- Stainless – good for cooking rice/pasta/grains/legumes, sauces, and steaming veggies. Also baking pans for baking.
- Glass – a good alternative for baking brownies, slices, muesli bars, lasagnes.
- Cast Iron – perfect for pan-frying and searing tofu, tempeh, eggplant, mushrooms, baking frittatas, cooking stove-top bread (I make these Ugly Rolls in mine)
Benefits of Cast Iron
In this particular recipe, I’m showing you how brilliant the right cast iron pan can be at browning and searing things like tofu. I’ve tried a few cast iron pans, but my hands down favourite (and the brand who I’ve partnered with on this recipe) is Ironclad.
So what’s so good about cast iron? It’s…
- Been used for almost 2000 years
- Is a truly sustainable cookware, lasting 100+ years
- Can go from the stove top to oven so you can cook off a dish on the stove, then finish it or keep it warm in the oven (you can use them on your BBQ as well)
- Can actually impart iron into your food, increasing the iron content – which can be beneficial if you suffer from iron deficiency anaemia
- Retains an even heat, so you can turn it off but leave the food in so it continues to cook – this is perfect for the toasted sesame seeds in this recipe
- Over time, actually makes your food taste better
Why I Love My Ironclad?
I’ve had the benefit of being sent a few cast iron pans over the years to try, and can hands down say that my Ironclads are the best. Which is why I reached out to Joe and Kate (the kiwi founders of Ironclad) to see if they’d like to do a recipe collaboration together! Here’s what sets them above the rest:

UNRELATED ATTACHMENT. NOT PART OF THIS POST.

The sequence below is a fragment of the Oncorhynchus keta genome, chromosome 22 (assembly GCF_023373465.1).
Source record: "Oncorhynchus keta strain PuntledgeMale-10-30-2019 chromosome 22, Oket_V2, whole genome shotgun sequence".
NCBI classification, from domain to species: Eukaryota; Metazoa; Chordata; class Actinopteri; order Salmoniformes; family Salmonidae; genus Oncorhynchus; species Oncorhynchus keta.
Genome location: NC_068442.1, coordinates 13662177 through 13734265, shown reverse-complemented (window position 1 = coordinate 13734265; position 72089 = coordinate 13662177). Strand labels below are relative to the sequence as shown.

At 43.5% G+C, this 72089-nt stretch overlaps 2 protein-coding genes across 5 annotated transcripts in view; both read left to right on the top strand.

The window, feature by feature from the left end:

- The only cast iron pan made locally in New Zealand
- Sustainably made with 100% recycled iron
- Comes unseasoned meaning no risk of chemicals, coatings or dyes
- Has a 100 year replacement guarantee (that’s 3 generations of use)
- And, is made by a small kiwi company, dedicated to changing the world of disposable chemical-laden cookware
How to Make Your Cast Iron Non-Stick
But is cast iron really non-stick? No was the answer in my mind until I got my Ironclads. However, if you prepare it properly, you can genuinely turn it into a natural non-stick pan – without the chemicals. Being able to fry tofu in it with virtually no added oil, was a revelation for this plant-loving passionado.
Here’s how to season it:
- Give it a quick scrub with natural detergent
- Dry it in an oven for 10 minutes so it’s really dry
- Rub it with vegetable oil with a cloth until shiny (grapeseed oil is ideal as it has a high smoke point and neutral flavour)
- Put it in the oven upside down for 1 hour at 180°C, then let it cool
After each use, I wash mine gently with cold water, let it completely dry (put it back into the warm oven if you used it to do this), then rub it again with vegetable oil (I don’t do the handle every time). The more you use it and season it, the better the non-stick surface becomes. That’s when you’ll be able to cook tofu to a perfect golden brown like I have here, with hardly any oil at all.